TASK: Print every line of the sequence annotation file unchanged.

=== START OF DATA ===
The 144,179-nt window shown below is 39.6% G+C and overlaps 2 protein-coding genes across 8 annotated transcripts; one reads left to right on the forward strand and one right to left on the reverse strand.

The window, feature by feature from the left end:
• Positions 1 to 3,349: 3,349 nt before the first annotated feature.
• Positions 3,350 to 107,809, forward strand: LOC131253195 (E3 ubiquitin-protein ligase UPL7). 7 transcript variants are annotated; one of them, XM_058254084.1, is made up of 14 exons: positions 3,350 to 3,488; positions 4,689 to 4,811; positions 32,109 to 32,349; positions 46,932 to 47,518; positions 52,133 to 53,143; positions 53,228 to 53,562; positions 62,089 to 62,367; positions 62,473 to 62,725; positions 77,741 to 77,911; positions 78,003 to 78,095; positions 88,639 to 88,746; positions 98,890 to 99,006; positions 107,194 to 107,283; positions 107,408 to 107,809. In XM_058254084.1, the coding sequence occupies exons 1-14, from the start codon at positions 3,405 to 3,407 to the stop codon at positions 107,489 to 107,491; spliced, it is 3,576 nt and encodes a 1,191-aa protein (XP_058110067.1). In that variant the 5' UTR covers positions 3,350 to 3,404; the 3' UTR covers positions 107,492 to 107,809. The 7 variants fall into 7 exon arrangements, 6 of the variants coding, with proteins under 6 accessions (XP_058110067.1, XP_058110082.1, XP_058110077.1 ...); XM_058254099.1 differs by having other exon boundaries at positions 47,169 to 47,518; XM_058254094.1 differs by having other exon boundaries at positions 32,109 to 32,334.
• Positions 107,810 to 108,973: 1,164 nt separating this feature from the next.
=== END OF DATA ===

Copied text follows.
The 144,179-nt window shown below is 39.6% G+C and overlaps 2 protein-coding genes across 8 annotated transcripts; one reads left to right on the forward strand and one right to left on the reverse strand.

The window, feature by feature from the left end:
• Positions 1 to 3,349: 3,349 nt before the first annotated feature.
• Positions 3,350 to 107,809, forward strand: LOC131253195 (E3 ubiquitin-protein ligase UPL7). 7 transcript variants are annotated; one of them, XM_058254084.1, is made up of 14 exons: positions 3,350 to 3,488; positions 4,689 to 4,811; positions 32,109 to 32,349; positions 46,932 to 47,518; positions 52,133 to 53,143; positions 53,228 to 53,562; positions 62,089 to 62,367; positions 62,473 to 62,725; positions 77,741 to 77,911; positions 78,003 to 78,095; positions 88,639 to 88,746; positions 98,890 to 99,006; positions 107,194 to 107,283; positions 107,408 to 107,809. In XM_058254084.1, the coding sequence occupies exons 1-14, from the start codon at positions 3,405 to 3,407 to the stop codon at positions 107,489 to 107,491; spliced, it is 3,576 nt and encodes a 1,191-aa protein (XP_058110067.1). In that variant the 5' UTR covers positions 3,350 to 3,404; the 3' UTR covers positions 107,492 to 107,809. The 7 variants fall into 7 exon arrangements, 6 of the variants coding, with proteins under 6 accessions (XP_058110067.1, XP_058110082.1, XP_058110077.1 ...); XM_058254099.1 differs by having other exon boundaries at positions 47,169 to 47,518; XM_058254094.1 differs by having other exon boundaries at positions 32,109 to 32,334.
• Positions 107,810 to 108,973: 1,164 nt separating this feature from the next.